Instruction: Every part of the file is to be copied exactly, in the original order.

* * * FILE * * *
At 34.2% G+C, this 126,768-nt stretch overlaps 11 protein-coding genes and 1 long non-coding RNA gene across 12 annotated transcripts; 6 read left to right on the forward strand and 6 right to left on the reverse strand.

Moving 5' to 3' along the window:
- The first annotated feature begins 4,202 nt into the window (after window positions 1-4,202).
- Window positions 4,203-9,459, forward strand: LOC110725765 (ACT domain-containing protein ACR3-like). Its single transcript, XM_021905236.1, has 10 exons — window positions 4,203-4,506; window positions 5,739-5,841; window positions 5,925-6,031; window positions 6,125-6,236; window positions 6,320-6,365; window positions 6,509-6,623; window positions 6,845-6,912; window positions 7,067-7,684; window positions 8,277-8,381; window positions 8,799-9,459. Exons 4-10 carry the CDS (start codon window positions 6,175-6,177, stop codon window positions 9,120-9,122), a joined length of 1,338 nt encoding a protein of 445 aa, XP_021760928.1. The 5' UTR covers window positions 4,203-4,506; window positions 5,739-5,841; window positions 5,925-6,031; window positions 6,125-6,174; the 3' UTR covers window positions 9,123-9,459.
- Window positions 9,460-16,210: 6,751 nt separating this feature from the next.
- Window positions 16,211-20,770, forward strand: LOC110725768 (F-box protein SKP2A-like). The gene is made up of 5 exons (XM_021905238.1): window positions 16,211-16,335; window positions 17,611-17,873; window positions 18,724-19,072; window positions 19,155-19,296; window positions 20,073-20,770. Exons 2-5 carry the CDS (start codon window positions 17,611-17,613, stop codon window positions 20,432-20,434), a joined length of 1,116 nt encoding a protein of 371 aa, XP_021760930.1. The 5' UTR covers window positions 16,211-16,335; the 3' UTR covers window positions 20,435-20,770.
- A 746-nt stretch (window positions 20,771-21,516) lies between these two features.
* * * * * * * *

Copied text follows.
At 34.2% G+C, this 126,768-nt stretch overlaps 11 protein-coding genes and 1 long non-coding RNA gene across 12 annotated transcripts; 6 read left to right on the forward strand and 6 right to left on the reverse strand.

Moving 5' to 3' along the window:
- The first annotated feature begins 4,202 nt into the window (after window positions 1-4,202).
- Window positions 4,203-9,459, forward strand: LOC110725765 (ACT domain-containing protein ACR3-like). Its single transcript, XM_021905236.1, has 10 exons — window positions 4,203-4,506; window positions 5,739-5,841; window positions 5,925-6,031; window positions 6,125-6,236; window positions 6,320-6,365; window positions 6,509-6,623; window positions 6,845-6,912; window positions 7,067-7,684; window positions 8,277-8,381; window positions 8,799-9,459. Exons 4-10 carry the CDS (start codon window positions 6,175-6,177, stop codon window positions 9,120-9,122), a joined length of 1,338 nt encoding a protein of 445 aa, XP_021760928.1. The 5' UTR covers window positions 4,203-4,506; window positions 5,739-5,841; window positions 5,925-6,031; window positions 6,125-6,174; the 3' UTR covers window positions 9,123-9,459.
- Window positions 9,460-16,210: 6,751 nt separating this feature from the next.
- Window positions 16,211-20,770, forward strand: LOC110725768 (F-box protein SKP2A-like). The gene is made up of 5 exons (XM_021905238.1): window positions 16,211-16,335; window positions 17,611-17,873; window positions 18,724-19,072; window positions 19,155-19,296; window positions 20,073-20,770. Exons 2-5 carry the CDS (start codon window positions 17,611-17,613, stop codon window positions 20,432-20,434), a joined length of 1,116 nt encoding a protein of 371 aa, XP_021760930.1. The 5' UTR covers window positions 16,211-16,335; the 3' UTR covers window positions 20,435-20,770.
- A 746-nt stretch (window positions 20,771-21,516) lies between these two features.